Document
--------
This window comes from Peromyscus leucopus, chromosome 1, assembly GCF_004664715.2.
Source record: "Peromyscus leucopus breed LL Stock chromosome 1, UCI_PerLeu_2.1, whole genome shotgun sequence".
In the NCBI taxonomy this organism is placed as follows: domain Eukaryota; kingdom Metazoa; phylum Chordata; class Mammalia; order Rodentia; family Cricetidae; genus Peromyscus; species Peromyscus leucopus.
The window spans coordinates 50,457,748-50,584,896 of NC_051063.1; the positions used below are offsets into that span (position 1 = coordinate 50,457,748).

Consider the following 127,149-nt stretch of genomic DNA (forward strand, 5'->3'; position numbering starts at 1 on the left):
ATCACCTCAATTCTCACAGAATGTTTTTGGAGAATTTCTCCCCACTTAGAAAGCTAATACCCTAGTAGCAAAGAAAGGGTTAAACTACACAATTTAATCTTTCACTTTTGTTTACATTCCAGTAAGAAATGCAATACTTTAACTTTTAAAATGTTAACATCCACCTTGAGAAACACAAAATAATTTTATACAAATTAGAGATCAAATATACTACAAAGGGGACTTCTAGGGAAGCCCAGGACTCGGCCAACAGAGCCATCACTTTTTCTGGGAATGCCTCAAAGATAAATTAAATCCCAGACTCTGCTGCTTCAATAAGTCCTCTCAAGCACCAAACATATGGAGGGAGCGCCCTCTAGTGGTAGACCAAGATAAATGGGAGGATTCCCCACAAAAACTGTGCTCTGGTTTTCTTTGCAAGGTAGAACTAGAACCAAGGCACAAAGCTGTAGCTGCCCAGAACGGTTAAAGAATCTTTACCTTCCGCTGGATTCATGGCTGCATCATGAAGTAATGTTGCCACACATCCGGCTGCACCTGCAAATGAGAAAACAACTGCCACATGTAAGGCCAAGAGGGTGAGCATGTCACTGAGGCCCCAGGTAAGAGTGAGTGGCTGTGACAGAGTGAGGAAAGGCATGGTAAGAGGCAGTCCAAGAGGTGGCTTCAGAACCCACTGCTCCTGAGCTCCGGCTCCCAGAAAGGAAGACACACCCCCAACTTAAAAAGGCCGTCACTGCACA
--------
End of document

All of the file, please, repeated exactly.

This window comes from Peromyscus leucopus, chromosome 1, assembly GCF_004664715.2.
Source record: "Peromyscus leucopus breed LL Stock chromosome 1, UCI_PerLeu_2.1, whole genome shotgun sequence".
In the NCBI taxonomy this organism is placed as follows: domain Eukaryota; kingdom Metazoa; phylum Chordata; class Mammalia; order Rodentia; family Cricetidae; genus Peromyscus; species Peromyscus leucopus.
The window spans coordinates 50,457,748-50,584,896 of NC_051063.1; the positions used below are offsets into that span (position 1 = coordinate 50,457,748).

Consider the following 127,149-nt stretch of genomic DNA (forward strand, 5'->3'; position numbering starts at 1 on the left):
ATCACCTCAATTCTCACAGAATGTTTTTGGAGAATTTCTCCCCACTTAGAAAGCTAATACCCTAGTAGCAAAGAAAGGGTTAAACTACACAATTTAATCTTTCACTTTTGTTTACATTCCAGTAAGAAATGCAATACTTTAACTTTTAAAATGTTAACATCCACCTTGAGAAACACAAAATAATTTTATACAAATTAGAGATCAAATATACTACAAAGGGGACTTCTAGGGAAGCCCAGGACTCGGCCAACAGAGCCATCACTTTTTCTGGGAATGCCTCAAAGATAAATTAAATCCCAGACTCTGCTGCTTCAATAAGTCCTCTCAAGCACCAAACATATGGAGGGAGCGCCCTCTAGTGGTAGACCAAGATAAATGGGAGGATTCCCCACAAAAACTGTGCTCTGGTTTTCTTTGCAAGGTAGAACTAGAACCAAGGCACAAAGCTGTAGCTGCCCAGAACGGTTAAAGAATCTTTACCTTCCGCTGGATTCATGGCTGCATCATGAAGTAATGTTGCCACACATCCGGCTGCACCTGCAAATGAGAAAACAACTGCCACATGTAAGGCCAAGAGGGTGAGCATGTCACTGAGGCCCCAGGTAAGAGTGAGTGGCTGTGACAGAGTGAGGAAAGGCATGGTAAGAGGCAGTCCAAGAGGTGGCTTCAGAACCCACTGCTCCTGAGCTCCGGCTCCCAGAAAGGAAGACACACCCCCAACTTAAAAAGGCCGTCACTGCACA